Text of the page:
Much of Bo’s performance feels personal, where you see him obviously performing in some sketches, then supposedly seeing the “real” Bo behind the scenes. But in truth, it is never clear if the real Bo shows up in any of this. Is the behind the scenes a performance too? Is everything Bo shares in character? Or, characters? Is that the point he is making? He presents shots like this, which look more impromptu in his kitchen, looking directly at the camera, and making seemingly confessional personal reflections:
Yet, it is never clear if he is playing a character. I feel like he is. But it’s easy to conclude the opposite.
So many writers struggle with this to. How to present themselves online in a way that feels cohesive and approachable, but not in a fake and premeditated way. Bo started his career sharing videos from his bedroom as a 16 year old, back in 2006. I think more than most, he has evolved his sense of what needs to remain personal and what can be public.
Bo doesn’t do a lot of interviews or publicity anymore. I think he presents the work as the art, and his personal thoughts and experiences as private. Many of us would like to choose that same avenue. “Shouldn’t the work just speak for itself?” we may ask. But I don’t want to ignore the work he did to gain his initial audience. to sustain it. To give himself a platform and career. And how much of himself he put into creating these new videos.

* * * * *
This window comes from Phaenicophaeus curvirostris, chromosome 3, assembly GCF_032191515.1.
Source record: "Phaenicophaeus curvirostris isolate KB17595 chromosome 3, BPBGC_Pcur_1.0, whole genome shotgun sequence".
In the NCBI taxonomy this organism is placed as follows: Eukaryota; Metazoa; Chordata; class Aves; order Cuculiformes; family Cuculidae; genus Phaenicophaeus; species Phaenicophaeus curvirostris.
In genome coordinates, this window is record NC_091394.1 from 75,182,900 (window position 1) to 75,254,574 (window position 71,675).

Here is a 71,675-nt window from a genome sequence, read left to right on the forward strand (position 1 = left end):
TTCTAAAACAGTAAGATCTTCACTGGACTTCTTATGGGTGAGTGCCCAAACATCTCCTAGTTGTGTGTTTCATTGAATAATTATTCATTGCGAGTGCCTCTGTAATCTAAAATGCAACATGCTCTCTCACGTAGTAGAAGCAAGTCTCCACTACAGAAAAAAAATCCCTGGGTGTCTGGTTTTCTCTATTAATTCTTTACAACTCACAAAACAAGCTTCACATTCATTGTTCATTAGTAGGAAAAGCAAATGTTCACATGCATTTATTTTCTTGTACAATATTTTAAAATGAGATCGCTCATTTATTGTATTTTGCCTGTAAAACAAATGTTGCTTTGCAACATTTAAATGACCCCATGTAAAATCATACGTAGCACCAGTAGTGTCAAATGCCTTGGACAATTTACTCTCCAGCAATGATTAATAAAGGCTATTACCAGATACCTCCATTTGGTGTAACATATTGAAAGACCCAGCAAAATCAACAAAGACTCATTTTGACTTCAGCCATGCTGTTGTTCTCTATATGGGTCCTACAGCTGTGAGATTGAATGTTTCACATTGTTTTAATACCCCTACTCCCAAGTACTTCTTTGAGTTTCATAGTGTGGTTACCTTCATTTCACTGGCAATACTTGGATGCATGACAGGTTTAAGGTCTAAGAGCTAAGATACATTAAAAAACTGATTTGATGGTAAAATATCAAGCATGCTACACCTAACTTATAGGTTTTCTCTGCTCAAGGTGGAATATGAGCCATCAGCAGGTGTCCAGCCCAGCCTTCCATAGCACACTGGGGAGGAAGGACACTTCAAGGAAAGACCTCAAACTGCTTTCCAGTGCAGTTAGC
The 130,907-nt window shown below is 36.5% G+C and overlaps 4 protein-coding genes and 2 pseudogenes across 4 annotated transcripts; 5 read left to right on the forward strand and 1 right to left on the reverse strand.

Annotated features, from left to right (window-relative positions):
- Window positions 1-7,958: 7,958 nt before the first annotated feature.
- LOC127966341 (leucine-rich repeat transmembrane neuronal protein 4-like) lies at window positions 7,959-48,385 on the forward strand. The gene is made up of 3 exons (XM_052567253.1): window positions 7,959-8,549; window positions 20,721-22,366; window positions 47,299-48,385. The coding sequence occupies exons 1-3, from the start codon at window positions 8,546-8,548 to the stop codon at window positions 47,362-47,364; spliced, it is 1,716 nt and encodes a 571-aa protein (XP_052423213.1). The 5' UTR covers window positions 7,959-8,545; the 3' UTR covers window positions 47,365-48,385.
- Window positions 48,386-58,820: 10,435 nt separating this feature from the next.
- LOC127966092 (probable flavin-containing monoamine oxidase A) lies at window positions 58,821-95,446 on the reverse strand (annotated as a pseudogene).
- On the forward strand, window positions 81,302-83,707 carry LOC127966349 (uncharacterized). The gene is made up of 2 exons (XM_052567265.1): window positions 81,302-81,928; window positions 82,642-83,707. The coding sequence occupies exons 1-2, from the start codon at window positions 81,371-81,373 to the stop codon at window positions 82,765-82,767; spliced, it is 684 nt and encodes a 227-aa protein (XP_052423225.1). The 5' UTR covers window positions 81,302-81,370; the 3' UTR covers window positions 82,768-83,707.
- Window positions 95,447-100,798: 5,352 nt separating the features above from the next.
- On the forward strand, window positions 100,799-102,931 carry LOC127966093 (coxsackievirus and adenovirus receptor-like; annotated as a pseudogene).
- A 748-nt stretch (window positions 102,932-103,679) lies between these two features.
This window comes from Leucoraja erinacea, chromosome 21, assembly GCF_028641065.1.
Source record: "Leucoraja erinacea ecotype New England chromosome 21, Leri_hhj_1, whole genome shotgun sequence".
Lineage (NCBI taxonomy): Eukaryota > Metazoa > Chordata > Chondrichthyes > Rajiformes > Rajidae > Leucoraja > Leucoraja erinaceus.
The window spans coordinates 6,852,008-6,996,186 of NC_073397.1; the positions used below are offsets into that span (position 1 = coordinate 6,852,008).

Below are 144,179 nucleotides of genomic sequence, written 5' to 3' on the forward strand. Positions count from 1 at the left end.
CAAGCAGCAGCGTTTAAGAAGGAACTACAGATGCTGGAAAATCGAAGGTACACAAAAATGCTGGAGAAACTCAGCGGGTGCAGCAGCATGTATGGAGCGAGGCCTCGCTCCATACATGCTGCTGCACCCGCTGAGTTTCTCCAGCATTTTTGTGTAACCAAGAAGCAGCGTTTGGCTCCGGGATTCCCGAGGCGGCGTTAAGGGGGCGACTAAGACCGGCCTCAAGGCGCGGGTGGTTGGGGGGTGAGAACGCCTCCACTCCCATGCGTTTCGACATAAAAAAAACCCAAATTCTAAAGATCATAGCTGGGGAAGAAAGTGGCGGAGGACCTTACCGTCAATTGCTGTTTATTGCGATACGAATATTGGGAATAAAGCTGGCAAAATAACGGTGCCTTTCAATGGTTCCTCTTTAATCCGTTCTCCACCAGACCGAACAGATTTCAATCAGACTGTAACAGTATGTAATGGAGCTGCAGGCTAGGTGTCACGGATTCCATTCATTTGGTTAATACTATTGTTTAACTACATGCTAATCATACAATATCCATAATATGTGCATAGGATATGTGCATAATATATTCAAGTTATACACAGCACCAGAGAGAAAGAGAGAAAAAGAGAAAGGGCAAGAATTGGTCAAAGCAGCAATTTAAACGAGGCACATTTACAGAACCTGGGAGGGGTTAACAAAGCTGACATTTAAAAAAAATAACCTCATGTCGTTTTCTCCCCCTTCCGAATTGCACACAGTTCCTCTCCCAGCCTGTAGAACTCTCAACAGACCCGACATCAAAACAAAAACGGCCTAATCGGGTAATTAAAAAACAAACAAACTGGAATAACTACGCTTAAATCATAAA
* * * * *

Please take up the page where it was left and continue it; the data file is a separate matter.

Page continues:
Of course, to create and share your work, you take on many roles. In one skit, Bo takes on the role of a talkshow host, interviewing the entire creative team of the video he’s making. All of the roles are played by Bo because he created this award-winning comedy special by himself:
- Hair and makeup artist
And this is something that many writers and creators bemoan. That they are expected to do so much. The flipside of how to look at this is that we get to do so much. Years ago Bo would have had to wait years to produce this. It would have required a dramatically bigger budget. It would never have turned out the way it did. Is that better? Worse? Well, it’s art, so who can say.
But Bo found himself on lockdown in 2020, and made this. It won him a Grammy award. It is the bestselling comedy album. I don’t know how many times the entire video special was streamed or how much he was paid. But on YouTube, one song has 81 million views. Another, 33 million views. Another, 25 million views.
It’s easy to look at someone like this and just say, “Oh, Bo is just massively talented. He would be successful no matter what.” Yet what he shares here is the work involved. He showcased the mess and uncertainty that many of us feel as we create. And to me, that feels welcome.
Ever feel like a mess in how you create and share?